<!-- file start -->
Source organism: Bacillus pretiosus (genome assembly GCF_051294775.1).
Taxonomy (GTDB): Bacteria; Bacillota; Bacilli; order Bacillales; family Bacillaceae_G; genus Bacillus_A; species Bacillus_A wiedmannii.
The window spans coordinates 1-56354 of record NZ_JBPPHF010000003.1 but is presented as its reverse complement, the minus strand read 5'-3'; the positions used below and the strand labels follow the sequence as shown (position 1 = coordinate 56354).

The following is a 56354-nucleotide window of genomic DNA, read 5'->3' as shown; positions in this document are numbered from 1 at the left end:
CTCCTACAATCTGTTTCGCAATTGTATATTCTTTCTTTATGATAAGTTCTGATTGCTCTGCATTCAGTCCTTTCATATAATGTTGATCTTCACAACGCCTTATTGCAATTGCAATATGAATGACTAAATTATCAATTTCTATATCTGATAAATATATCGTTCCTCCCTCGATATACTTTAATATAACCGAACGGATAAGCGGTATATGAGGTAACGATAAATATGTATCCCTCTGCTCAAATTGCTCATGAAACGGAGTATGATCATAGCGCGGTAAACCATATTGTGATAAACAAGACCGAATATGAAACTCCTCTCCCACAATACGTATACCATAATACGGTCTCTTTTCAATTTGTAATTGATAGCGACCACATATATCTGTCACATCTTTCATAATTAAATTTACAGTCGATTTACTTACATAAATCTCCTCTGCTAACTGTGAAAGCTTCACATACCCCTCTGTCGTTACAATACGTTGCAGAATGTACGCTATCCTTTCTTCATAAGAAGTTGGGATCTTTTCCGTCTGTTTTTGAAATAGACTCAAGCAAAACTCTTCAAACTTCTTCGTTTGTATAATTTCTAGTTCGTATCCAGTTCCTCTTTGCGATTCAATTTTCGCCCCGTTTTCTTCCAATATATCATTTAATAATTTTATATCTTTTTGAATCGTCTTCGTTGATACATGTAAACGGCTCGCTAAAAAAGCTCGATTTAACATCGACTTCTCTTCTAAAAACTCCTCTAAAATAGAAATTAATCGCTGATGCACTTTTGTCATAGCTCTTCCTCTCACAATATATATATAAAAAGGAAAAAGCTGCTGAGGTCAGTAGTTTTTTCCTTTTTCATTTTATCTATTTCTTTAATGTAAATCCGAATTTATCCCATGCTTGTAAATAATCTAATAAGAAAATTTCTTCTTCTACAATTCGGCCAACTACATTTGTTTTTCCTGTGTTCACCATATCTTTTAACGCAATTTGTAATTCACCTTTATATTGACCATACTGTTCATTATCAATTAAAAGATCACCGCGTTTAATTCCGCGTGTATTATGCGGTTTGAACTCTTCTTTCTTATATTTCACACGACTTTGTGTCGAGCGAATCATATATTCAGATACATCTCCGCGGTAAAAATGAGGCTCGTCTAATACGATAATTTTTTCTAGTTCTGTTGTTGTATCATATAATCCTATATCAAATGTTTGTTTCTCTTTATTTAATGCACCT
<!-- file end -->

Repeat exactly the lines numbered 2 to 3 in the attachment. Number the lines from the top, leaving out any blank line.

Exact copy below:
Taxonomy (GTDB): Bacteria; Bacillota; Bacilli; order Bacillales; family Bacillaceae_G; genus Bacillus_A; species Bacillus_A wiedmannii.
The window spans coordinates 1-56354 of record NZ_JBPPHF010000003.1 but is presented as its reverse complement, the minus strand read 5'-3'; the positions used below and the strand labels follow the sequence as shown (position 1 = coordinate 56354).